why does it take something like the Francis report until something might actually get done about staffing levels and skill mix. nurses have been complaining for years about this and no-one listened to us. now that we might actually be getting chief nurses on our side do you think the media might just leave us alone to get on with doing our jobs.

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  • A recent 200m pound Study, commissioned by McStuddies at the University of Studdiness, studied the effect of studying in the study against studying in the library. Our colleagues at The Institute of Studying, In Studyville USA, recently concluded that environment plays a significant role in the effectiveness of studying. However, further studies are now required and we will publish our Study 'The Effect of Studying In The Study' when we have studied how long the average study takes to study.

    Chief Nurse Stu Dy, realising that his brain was in danger of imploding, resigned from his voluntary position on the Board of Studdyers, claiming that he did not enter nursing to study studies but to look after patients.

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  • As a now burnt out nurse all i can say is i enjoyed my job giving the best i could to my patients on a daily basis as did the majority of the people i worked with whatever their role. Now i have had to walk away from the NHS as my mental and physical health was deteriorating rapidly what did my matron say? just hang in there a bit longer it will get better - 4months later i walked away. I feel exhausted, sad, angry that i cant do the job i enjoyed so much not to mention my pension being sacrificed but when it comes down to it no one cares about me or others like me, i am very lucky to have a supportive husband. I still cant help but miss the job, patients, colleagues and not using all my skills every day. Somehow the government must realise hospitals cant run like businesses because we are dealing with humans not robots so it is impossible for good care to be given on current staffing levels as usual we need more indians and less chiefs. Good luck to you all and look after yourselves as no one else will.

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  • Anonymous | 29-Jan-2013 11:17 am

    I take it you don't like studies then?

    I don't mind them. In fact, I like having evidence to prove what I know to be true. What I don't like is the fact the we don't use the evidence as a stick to beat the government over the head, preferring instead, to criticise those who gather rhe evidence on our behalf. I also know that it is a phenomenon peculiar to the nursing profession. I wonder, is it a lack in our education and/or intelligence? Because no other profession is this stupid and self destructive.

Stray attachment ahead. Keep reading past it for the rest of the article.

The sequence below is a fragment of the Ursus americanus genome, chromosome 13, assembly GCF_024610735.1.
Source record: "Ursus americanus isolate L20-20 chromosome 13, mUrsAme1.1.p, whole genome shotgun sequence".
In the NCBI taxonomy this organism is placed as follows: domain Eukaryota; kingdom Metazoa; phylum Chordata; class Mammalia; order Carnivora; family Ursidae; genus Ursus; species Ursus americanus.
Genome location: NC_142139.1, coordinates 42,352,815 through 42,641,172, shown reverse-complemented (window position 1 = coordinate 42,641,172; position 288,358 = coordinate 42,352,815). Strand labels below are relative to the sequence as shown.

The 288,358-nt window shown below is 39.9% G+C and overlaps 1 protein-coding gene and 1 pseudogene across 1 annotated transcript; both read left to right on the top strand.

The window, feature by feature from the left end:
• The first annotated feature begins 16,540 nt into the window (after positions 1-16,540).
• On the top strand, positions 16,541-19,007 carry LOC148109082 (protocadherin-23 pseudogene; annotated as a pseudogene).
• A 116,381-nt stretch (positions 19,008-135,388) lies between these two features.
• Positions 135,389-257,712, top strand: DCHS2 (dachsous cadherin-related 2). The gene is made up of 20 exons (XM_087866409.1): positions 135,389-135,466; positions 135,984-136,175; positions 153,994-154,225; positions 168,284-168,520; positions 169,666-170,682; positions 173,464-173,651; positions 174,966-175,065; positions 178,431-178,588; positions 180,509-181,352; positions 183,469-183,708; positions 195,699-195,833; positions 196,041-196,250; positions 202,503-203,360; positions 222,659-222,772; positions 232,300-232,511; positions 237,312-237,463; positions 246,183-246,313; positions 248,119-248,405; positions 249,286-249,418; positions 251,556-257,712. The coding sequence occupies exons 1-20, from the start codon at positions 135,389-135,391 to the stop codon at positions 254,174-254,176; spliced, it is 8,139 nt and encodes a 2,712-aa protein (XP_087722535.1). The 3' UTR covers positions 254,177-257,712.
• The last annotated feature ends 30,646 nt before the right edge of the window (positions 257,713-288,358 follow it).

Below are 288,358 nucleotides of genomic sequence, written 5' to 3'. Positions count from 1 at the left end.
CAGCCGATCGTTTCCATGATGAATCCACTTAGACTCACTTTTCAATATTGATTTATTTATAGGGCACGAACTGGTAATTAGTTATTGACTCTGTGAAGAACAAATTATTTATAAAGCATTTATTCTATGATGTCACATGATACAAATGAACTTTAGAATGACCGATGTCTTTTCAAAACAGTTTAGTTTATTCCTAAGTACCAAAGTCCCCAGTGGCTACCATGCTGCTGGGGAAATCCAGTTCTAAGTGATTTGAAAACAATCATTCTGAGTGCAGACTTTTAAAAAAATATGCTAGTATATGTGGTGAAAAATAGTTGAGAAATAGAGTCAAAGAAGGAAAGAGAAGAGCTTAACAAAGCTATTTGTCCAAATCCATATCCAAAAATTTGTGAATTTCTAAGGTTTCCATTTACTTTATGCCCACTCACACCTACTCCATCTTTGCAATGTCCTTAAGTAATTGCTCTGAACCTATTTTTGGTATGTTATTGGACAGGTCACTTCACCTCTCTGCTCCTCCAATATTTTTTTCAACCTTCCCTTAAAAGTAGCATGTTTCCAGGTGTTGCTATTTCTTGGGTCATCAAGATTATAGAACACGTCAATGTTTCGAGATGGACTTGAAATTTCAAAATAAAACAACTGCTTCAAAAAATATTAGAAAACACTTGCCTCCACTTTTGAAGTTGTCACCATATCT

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  • Yes But

    We need to tackle poor levels of registered nursing staff and the elephants in the room of organisational cultures that favour financial savings and activity targets rather than patient centredness and quality outcomes. Values alone will not meet the ever-increasing demand for healthcare, the dependency levels of many patients or rising public expectations.

    _________________

    Elizabeth is, of course, right - but didn't people already know that ? It has been pointed oput many times, on this website.

    christine ranson | 29-Jan-2013 2:09 pm

    Many nurses, are now saying much the same as you do there - who is listening ?

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  • Anonymous | 29-Jan-2013 2:52 pm

    I heard on the radio only yesterday that scientific studies are designed to prove that things are not true! Presumably this is the 'nul hypothesis' and presumably this refers to all types of research!

    I like the post of Anonymous | 29-Jan-2013 11:17 am but I am not quite sure whether it is true or false! A further study is obviously required to thoroughly investigate this with another (? conclusive ?) report to file for posterity in the dust gathering archives! I say this as I am not sure whether any of the other millions of reports already filed have ever been conclusive! I would think not otherwise there would be no need to carry out any further studies!
    No worries about financing any further studies, I am sure there unlimited millions still available to play with and waste for such ongoing projects.

    Well done both for your comments and vivid imaginations. It is good to still find a few nuggets of good humour here and there in these austere times.

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  • Anonymous | 29-Jan-2013 3:30 pm

    from

    Anonymous | 29-Jan-2013 2:52 pm

    I guess when I'm on here, I'm neglecting the null hypothesis! Poor practice I know, but what the hey, I'm on my own time.